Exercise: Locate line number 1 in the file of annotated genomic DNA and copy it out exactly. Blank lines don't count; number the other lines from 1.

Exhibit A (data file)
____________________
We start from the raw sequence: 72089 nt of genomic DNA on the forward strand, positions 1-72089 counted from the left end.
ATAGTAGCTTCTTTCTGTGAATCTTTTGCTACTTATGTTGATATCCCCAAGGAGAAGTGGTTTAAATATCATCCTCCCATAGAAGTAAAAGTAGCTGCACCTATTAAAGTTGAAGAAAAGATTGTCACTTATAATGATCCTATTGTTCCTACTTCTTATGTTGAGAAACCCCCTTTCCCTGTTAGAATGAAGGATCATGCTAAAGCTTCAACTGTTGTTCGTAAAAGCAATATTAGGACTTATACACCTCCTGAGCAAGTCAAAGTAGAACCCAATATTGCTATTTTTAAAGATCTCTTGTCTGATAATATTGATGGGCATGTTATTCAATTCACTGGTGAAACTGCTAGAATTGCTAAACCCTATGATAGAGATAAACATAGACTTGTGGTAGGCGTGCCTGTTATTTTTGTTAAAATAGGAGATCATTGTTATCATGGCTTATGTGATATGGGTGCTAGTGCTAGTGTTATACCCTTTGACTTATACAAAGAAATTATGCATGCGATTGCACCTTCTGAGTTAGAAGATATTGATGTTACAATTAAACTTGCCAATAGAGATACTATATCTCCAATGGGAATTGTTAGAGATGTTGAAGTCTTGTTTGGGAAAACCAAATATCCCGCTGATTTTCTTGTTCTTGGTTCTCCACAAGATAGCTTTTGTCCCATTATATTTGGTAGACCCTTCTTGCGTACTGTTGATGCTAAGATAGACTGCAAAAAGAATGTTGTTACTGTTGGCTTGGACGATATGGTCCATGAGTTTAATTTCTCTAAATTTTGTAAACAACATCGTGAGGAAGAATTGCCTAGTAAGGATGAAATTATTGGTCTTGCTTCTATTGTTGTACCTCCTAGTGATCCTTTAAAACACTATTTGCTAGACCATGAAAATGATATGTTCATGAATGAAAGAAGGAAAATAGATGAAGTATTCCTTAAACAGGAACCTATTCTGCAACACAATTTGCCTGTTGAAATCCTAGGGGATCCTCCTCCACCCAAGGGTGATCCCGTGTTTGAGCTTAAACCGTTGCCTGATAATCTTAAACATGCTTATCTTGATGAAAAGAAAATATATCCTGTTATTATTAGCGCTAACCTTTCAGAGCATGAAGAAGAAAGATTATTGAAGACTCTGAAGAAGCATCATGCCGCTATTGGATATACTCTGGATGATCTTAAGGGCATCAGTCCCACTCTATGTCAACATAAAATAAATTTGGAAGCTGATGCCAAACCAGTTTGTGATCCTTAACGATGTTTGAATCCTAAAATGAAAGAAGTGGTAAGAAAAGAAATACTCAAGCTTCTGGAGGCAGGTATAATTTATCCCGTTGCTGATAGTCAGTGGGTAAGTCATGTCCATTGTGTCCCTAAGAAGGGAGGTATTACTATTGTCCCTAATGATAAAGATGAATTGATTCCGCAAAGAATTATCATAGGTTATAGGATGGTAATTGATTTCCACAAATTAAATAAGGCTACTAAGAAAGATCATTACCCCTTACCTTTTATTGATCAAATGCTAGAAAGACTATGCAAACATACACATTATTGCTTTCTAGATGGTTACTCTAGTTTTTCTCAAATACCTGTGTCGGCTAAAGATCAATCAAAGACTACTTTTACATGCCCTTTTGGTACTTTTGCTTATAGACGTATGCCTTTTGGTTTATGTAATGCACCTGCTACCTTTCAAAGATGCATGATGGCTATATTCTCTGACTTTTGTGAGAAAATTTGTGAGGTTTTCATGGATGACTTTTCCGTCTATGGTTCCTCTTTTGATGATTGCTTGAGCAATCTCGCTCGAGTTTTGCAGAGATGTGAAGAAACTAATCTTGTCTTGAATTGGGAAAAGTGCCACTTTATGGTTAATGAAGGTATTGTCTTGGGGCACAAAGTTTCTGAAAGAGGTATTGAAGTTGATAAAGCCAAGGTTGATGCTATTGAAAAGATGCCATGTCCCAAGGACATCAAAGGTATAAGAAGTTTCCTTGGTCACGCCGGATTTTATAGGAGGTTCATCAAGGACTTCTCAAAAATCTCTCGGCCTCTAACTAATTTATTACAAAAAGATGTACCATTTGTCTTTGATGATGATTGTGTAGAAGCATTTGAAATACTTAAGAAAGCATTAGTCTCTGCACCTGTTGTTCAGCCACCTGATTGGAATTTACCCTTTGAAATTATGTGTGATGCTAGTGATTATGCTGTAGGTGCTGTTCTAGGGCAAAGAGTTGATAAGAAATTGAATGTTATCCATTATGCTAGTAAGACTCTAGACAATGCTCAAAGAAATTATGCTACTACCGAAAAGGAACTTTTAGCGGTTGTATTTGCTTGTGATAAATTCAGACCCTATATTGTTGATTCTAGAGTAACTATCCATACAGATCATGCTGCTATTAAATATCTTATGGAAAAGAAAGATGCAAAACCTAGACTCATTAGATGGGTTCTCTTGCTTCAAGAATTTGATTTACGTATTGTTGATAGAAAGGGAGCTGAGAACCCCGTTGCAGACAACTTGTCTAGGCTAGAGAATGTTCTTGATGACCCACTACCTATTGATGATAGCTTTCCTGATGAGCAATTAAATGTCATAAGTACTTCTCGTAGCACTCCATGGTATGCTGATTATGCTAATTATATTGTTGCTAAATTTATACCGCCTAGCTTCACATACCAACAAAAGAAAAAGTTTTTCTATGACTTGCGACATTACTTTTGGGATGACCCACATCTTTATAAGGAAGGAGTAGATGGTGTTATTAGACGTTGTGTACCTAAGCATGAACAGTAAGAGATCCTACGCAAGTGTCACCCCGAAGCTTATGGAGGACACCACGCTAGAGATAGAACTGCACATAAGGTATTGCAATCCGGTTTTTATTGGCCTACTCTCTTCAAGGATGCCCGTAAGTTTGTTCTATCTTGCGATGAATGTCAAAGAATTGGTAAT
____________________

We start from the raw sequence: 72089 nt of genomic DNA on the forward strand, positions 1-72089 counted from the left end.